It had been happening for quite a few years … I spent time marching through pheasant fields in western Kansas and Nebraska carrying a far-too-heavy semi-auto shotgun and wearing myself out super early in the 10-mile trek. At one point, my pheasant-hunting mentor and I-wish-big-brother, Jim Millensifer, held my gun as I crossed through a fence and said, “Well, for starters, Barb, you need a lighter shotgun!” He then showed me the gun he carried, a Benelli Ultra Light. Fortunately for me, my husband was on the trip and noted that I instantly, and I mean instantly, fell in love with the balance, the look and feel of Jim’s gun. Guess what I got for Christmas that year? Moreover, that gift completed the odyssey to find the perfect gun for me for pheasants (and other things).
Sponsored by Benelli
It has been a game changer in the pheasant field for me. I have improved my shots with this 20 gauge by several percentage points – going from one downed pheasant to three on the last trek out during the Kansas Governor’s Ringneck Classic, and that was three for three. So technically, I hit 100%. The year before, the same thing happened – three for three.
I’ve also taken this gun to the range and shot 18 or 19 in skeet and trap, and frankly, as we all know, I ain’t no shotgunner. In the Five-Stand last year before the Classic in Kansas, I surprised myself and pointed that gun at the clay and dusted it about 90+% of the time. I guess all the stars aligned for me behind the great gun.
Benelli claims this shotgun is the “upland hunter’s dream.” For me, it changed my game afield, and actually makes me want to practice. It’s like the gun becomes an extension of my arm, as I point toward the sky – in hopes of having a delicious pheasant dinner in the future.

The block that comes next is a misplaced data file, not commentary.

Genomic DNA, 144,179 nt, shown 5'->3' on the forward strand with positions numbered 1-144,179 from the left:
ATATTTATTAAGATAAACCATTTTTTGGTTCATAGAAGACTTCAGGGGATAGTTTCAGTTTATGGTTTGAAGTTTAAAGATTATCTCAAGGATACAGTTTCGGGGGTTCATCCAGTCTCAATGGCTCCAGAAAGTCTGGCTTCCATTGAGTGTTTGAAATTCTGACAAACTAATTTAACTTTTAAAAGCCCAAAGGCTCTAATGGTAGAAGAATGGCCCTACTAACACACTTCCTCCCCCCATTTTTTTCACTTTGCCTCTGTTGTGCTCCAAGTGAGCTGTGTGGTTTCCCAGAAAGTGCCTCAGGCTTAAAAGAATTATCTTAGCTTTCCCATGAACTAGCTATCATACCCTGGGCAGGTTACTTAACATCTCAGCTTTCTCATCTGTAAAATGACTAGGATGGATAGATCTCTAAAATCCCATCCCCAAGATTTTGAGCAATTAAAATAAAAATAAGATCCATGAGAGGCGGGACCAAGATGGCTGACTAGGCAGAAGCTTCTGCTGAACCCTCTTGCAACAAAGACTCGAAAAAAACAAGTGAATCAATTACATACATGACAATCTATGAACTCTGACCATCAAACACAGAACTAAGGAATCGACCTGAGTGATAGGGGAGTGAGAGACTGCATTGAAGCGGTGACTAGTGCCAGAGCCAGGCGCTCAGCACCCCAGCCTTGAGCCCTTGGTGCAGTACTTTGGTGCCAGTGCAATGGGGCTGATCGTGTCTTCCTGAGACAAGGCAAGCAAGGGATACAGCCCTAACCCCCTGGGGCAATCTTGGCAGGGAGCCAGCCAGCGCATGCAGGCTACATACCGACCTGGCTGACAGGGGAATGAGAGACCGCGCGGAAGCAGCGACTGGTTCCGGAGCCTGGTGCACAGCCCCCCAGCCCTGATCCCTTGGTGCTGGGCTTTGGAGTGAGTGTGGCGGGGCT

It’s built with Benelli’s patented Inertia Driven System, which means less cleaning because gas, smoke and burned powder soot follow the shot out the barrel, instead of driving back into the action area through a gas operating system. It has three main parts: a bolt body, an inertia spring and a rotating bold head. This means less time getting the gun clean, because there is no piston/cylinder disassembly and scrubbing, and no scrubbing of all the receiver internals.
Benelli also claims the reload is fast, and now that I think of it – it is.
The current model listed on the Benelli website includes the following features:
And, there’s more to like:
MSRP: Depends on the gauge and features selected, but currently ranges from $1669 to $1799
This will be the gun that I put into my granddaughter’s hands when she is a few years older. This will be the gun I hand to women when we hunt together, to try. This gun is already a family legacy and part of our heritage – the gun that Granny downed a few birds with, and carried all over the country.
Publisher/Editor Barbara Baird is a freelance writer in hunting, shooting and outdoor markets. Her bylines are found at several top hunting and shooting publications. She also is a travel writer, and you can follow her at https://www.ozarkian.com. View all posts by Barbara Baird
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